Wednesday, April 20, What are some of the ethical problems faced by journalists? How are they resolved?
The Treasure State Review, an occasional publication the retired dean of the University of Montana journalism school writes and mails from Big Fork, blasts away fearlessly at the out-of-state chains that now own all but two dailies in his state.
But he is particularly withering on one movement he believes those chains began encouraging about eight years ago: Once, obituaries were uniquely the products of newsrooms, summaries of ordinary lives and deaths that tested the accuracy of cub reporters and the patience of news clerks.
Destined to be clipped and tucked into family Bibles or sent off to insurance offices to prove that a soul had passed on, they were often a newspaper's doff of the hat to a departed subscriber. But now the friendly local obit writer is more likely to work in the classified ad department than in the newsroom.
And it may be sales clerks, not news clerks, who write up the brief details of a person's life and death, charging by the line. Many budget-conscious dailies say they no longer have the staff or space for complimentary obituaries of non-newsworthy folks. Despite the proportion of aging readers that has grown with the graying of the general population, many newsrooms treat the deaths of ordinary citizens as the kind of non-news to which the request for coverage gets a polite version of "you'll have to buy an ad.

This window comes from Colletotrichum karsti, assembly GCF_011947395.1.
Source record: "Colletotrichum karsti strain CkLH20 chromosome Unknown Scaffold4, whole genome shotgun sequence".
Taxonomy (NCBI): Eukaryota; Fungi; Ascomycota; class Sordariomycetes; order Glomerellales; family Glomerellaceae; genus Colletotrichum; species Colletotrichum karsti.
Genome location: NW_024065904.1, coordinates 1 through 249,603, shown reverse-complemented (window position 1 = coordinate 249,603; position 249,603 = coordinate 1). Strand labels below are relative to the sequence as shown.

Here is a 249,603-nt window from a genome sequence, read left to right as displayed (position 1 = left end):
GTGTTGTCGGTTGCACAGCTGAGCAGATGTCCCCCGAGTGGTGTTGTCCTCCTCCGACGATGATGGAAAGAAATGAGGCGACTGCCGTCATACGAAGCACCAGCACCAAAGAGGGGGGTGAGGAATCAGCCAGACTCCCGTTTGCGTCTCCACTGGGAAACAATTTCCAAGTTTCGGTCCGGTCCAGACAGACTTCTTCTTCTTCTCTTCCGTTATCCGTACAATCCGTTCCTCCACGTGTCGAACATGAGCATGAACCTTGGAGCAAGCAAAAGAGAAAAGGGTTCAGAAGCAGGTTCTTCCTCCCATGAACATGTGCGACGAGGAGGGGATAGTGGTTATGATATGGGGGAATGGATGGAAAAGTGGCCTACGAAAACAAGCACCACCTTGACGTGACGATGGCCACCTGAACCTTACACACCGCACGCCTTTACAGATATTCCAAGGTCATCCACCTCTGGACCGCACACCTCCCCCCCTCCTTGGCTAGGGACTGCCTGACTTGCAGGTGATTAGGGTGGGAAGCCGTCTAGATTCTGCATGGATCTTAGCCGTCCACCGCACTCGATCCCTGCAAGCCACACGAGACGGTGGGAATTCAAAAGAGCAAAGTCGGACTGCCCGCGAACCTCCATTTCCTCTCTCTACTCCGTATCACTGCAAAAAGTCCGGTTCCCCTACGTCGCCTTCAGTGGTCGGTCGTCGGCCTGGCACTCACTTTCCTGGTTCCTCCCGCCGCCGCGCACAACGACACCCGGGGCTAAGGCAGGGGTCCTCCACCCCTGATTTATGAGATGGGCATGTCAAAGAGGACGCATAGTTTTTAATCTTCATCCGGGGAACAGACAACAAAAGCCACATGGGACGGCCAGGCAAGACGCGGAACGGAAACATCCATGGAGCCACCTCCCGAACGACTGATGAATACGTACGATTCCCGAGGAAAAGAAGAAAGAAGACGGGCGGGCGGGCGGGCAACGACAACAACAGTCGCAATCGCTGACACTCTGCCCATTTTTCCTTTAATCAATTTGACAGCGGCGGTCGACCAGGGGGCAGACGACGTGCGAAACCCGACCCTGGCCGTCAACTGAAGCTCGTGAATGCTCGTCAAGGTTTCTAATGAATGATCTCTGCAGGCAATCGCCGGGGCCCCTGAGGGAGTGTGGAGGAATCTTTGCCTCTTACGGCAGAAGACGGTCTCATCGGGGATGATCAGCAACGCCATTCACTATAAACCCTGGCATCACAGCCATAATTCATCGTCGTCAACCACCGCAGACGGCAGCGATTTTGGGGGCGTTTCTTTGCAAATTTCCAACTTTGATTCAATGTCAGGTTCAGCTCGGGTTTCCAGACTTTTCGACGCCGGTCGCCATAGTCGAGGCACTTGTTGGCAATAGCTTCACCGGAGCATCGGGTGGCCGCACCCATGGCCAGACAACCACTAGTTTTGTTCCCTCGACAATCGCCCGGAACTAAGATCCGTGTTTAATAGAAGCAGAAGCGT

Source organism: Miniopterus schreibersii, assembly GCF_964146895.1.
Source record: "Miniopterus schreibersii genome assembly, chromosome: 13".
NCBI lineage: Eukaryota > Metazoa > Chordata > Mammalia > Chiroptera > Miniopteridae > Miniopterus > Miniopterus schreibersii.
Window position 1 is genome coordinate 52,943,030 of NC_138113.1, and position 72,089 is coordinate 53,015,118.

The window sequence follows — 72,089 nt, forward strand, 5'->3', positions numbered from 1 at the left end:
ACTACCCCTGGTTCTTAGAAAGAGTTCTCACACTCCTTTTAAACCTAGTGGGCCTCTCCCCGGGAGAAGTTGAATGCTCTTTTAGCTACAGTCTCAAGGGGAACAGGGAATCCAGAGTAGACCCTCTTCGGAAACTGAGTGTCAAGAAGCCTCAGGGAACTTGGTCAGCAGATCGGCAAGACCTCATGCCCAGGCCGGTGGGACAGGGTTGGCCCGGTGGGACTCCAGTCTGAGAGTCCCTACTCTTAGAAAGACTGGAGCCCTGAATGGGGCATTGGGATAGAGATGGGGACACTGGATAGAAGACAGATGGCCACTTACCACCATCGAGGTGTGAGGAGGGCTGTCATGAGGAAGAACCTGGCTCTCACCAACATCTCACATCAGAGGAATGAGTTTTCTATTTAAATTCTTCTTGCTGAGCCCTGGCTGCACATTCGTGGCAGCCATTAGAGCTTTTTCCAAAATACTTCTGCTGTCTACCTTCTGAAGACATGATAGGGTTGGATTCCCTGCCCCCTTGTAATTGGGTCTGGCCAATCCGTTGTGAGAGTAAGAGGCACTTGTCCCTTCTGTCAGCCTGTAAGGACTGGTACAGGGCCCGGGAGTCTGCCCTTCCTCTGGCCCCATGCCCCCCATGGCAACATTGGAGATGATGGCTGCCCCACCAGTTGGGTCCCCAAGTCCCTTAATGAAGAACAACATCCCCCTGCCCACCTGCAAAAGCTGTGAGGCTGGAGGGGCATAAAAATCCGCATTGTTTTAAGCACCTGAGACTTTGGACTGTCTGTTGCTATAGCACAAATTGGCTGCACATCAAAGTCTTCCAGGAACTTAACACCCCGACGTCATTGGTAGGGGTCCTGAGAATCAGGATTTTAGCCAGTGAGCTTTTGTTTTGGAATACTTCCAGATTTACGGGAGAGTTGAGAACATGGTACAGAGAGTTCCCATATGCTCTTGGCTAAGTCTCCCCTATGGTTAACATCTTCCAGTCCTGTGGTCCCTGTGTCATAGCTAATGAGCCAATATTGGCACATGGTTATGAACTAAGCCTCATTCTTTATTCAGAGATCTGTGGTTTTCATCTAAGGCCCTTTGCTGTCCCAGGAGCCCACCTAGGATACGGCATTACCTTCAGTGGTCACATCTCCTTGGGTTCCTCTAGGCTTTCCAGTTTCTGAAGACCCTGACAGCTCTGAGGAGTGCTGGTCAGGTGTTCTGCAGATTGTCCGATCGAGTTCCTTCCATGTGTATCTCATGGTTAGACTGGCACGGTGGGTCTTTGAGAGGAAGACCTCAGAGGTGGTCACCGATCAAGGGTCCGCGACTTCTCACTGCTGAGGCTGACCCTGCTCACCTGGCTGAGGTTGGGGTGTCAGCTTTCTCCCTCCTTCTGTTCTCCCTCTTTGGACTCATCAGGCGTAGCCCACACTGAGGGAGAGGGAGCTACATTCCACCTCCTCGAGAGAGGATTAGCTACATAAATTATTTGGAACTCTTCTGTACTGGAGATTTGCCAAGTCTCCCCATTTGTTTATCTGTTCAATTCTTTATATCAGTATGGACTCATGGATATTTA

The Los Angeles Times recently increased its full-time obit desk from one how to write an obituary journalism ethics to three and is stocking up on advance obits. The Dallas Morning News, Philadelphia Daily News, Washington Post, Chicago Tribune--all of these, and more, run staff-written reconstructions of the lives of their local prominent who have died.
And almost all dailies still run wire stories on historic deaths, such as retired Supreme Court Justice Harry A. Blackmun's last month, former Alabama Gov.
But for mere mortals, 90 percent of the country's dailies will charge a fee to print news of their deaths, estimated an April 7,U. Obituaries are important information Do you charge for putting important information in the paper? It is clear ad space and fees vary widely from paper to paper: Executives at the Des Moines Register say the full page or so of free obits the paper runs every day as a matter of principle could be bringing in "substantial" money, but they say they can't be more specific.